Members of the Federation of European Securities Exchanges (FESE), the trade body that represents 52 stock exchanges, have made a series of commitments to improve the quality of their post-trade data.
One of the commitments by the exchanges is to provide separate access to pre- and post-trade data at a “reasonable cost” by the end of the year.
Currently, most exchange groups including Nasdaq OMX and the London Stock Exchange, which is not a member of FESE, bundle their pre- and post-trade data together, which market participants have highlighted as a key barrier to creating an affordable source of consolidated post-trade data.
However, according to FESE, the focus by market participants on the cost of exchange data in the creation of a standardised consolidated tape is misplaced.
“Regulated markets are exposed to full competition in all areas of their business – and have considerably lowered their transaction fees, further reducing their share of the costs [which are] borne by clients,” read a statement from FESE. “The underlying problem with data in Europe is the lack of availability of pre-trade over-the-counter (OTC) data, and the lack of consistency, granularity and poor quality of post-trade OTC data.”
FESE recently suggested that the level of OTC trading is too high and not granular enough to provide regulators and market participants with sufficient visibility of off-exchange trading.
BurÃ§ak Inel, deputy secretary general at FESE, added that the trade body's latest efforts are intended to help increase the attractiveness of commercial solutions.
“The commitment to separate data is not based on any supposition that combined data is a hindrance to the creation of a standardised, cost-effective consolidated tape, rather a proactive gesture to aid the further development of existing commercial solutions,” she told theTRADEnews.com.
As well as the separation of pre- and post-trade data, all of FESE's members have committed to making their data free to the public and end users after a 15 minute period to and support industry-defined standardisation of the flags used to identify different types of trades in post-trade reports.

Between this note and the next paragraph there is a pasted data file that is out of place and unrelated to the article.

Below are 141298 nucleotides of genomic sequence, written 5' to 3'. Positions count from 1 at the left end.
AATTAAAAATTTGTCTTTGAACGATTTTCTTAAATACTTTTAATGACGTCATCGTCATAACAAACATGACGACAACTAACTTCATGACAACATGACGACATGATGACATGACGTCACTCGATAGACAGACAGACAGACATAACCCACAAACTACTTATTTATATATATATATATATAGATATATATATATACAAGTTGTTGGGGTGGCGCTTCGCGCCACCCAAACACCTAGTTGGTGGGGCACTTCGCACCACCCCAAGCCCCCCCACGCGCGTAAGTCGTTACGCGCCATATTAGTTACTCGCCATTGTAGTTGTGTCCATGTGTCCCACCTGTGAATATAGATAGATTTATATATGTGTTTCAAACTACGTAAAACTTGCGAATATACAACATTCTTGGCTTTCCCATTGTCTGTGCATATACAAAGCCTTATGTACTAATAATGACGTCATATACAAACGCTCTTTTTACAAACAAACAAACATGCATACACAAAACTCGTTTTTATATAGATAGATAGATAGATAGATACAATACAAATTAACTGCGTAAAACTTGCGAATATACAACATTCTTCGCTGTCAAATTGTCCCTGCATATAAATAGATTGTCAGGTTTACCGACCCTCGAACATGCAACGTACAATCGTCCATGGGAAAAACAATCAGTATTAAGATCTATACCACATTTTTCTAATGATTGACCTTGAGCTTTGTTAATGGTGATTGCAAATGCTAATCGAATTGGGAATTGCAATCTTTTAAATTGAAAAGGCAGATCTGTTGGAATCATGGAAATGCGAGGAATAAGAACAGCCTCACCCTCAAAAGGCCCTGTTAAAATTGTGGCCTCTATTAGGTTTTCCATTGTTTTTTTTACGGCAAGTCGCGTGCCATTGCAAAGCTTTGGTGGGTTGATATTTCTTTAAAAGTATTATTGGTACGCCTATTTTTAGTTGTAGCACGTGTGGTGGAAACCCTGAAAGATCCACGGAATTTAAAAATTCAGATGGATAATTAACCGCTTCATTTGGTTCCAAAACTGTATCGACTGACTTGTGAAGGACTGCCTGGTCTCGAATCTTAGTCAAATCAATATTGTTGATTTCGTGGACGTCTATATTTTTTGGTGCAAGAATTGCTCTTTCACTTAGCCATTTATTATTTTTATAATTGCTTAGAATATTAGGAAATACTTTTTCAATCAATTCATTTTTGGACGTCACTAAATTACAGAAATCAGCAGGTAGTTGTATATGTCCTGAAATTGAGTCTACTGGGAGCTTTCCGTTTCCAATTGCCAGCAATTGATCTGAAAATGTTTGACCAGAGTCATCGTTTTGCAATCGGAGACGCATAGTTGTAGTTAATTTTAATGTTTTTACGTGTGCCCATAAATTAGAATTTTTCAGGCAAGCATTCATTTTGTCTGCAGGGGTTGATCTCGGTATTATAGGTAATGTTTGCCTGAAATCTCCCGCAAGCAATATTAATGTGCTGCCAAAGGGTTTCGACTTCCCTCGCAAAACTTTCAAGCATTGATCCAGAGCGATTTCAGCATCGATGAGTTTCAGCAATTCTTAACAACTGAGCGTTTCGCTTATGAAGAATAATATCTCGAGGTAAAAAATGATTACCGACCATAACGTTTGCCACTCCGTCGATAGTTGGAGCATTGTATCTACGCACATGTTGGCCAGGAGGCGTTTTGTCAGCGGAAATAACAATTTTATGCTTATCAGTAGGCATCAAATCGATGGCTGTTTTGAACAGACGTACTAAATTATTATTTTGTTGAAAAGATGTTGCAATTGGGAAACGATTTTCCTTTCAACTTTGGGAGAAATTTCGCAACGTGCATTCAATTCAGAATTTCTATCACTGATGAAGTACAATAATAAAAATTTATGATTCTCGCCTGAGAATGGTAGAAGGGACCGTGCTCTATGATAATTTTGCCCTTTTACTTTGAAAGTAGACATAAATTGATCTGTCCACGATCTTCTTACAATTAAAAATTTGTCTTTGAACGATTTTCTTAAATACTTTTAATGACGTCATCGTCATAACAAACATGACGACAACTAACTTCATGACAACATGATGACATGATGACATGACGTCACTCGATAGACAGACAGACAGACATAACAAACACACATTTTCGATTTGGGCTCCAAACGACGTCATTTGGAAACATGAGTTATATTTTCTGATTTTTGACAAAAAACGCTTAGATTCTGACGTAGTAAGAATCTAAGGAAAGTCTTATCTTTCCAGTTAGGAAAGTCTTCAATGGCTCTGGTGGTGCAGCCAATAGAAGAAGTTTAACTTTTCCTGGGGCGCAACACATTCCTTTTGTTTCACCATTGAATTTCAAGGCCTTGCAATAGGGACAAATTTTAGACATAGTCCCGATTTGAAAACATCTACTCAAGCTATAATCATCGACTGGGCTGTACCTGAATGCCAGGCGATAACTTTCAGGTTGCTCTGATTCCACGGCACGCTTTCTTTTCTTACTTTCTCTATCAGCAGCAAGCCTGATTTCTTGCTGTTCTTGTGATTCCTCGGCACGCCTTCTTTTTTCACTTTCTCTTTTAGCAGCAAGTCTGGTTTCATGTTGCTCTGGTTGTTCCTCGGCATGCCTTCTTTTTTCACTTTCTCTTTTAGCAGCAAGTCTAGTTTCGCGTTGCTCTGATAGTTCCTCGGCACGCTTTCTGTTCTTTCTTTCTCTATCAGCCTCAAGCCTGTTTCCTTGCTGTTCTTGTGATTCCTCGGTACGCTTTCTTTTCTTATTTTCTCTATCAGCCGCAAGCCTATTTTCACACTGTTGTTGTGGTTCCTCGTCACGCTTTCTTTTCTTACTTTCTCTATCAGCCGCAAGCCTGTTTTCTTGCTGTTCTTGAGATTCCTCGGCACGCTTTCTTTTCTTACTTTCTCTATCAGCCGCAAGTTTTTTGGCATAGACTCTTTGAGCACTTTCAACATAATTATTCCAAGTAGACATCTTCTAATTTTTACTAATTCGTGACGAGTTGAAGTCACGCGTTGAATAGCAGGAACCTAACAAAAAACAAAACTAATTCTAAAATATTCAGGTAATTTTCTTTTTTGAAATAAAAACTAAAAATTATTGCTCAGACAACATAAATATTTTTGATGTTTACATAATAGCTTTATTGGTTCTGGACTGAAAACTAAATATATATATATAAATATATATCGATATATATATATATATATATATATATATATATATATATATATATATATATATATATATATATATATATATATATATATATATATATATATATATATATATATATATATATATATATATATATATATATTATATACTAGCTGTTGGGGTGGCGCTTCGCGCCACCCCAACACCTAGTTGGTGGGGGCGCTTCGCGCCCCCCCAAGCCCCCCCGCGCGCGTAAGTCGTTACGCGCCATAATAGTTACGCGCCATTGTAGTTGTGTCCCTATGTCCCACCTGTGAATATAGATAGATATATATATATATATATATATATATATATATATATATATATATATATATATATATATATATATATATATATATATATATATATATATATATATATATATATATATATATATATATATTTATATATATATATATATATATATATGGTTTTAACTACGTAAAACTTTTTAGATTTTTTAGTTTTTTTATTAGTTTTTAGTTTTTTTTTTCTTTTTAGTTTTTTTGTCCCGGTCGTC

Since the introduction of MiFID in 2007, buy-side traders across Europe have called for the creation of a standardised consolidated tape. A consolidated tape would help them build a price picture for stocks that are now traded across multiple venues potentially at different prices. However, despite efforts from data vendors, a solid, standardised system has yet to materialise.
The Committee of European Securities Regulators (CESR), which aims for convergence across the continent's securities regulators, admitted in a recent consultation paper that a consolidated tape may have to be mandated.
CESR is currently working on producing a feedback document collating responses from market participants on its consultation paper. The feedback will be sent at the end of July to the European Commission, which will then start work on reforming MiFID, based on the recommendations.
However, FESE claims that regulatory involvement would hamper the ultimate goals of MiFID.
“In our view [implementing a US-style mandated consolidated tape or introducing pricing regulation] will not serve the objectives of improving transparency or lowering costs, and by contrast pose serious threats to the competitive framework that MiFID has enabled,” read the FESE statement.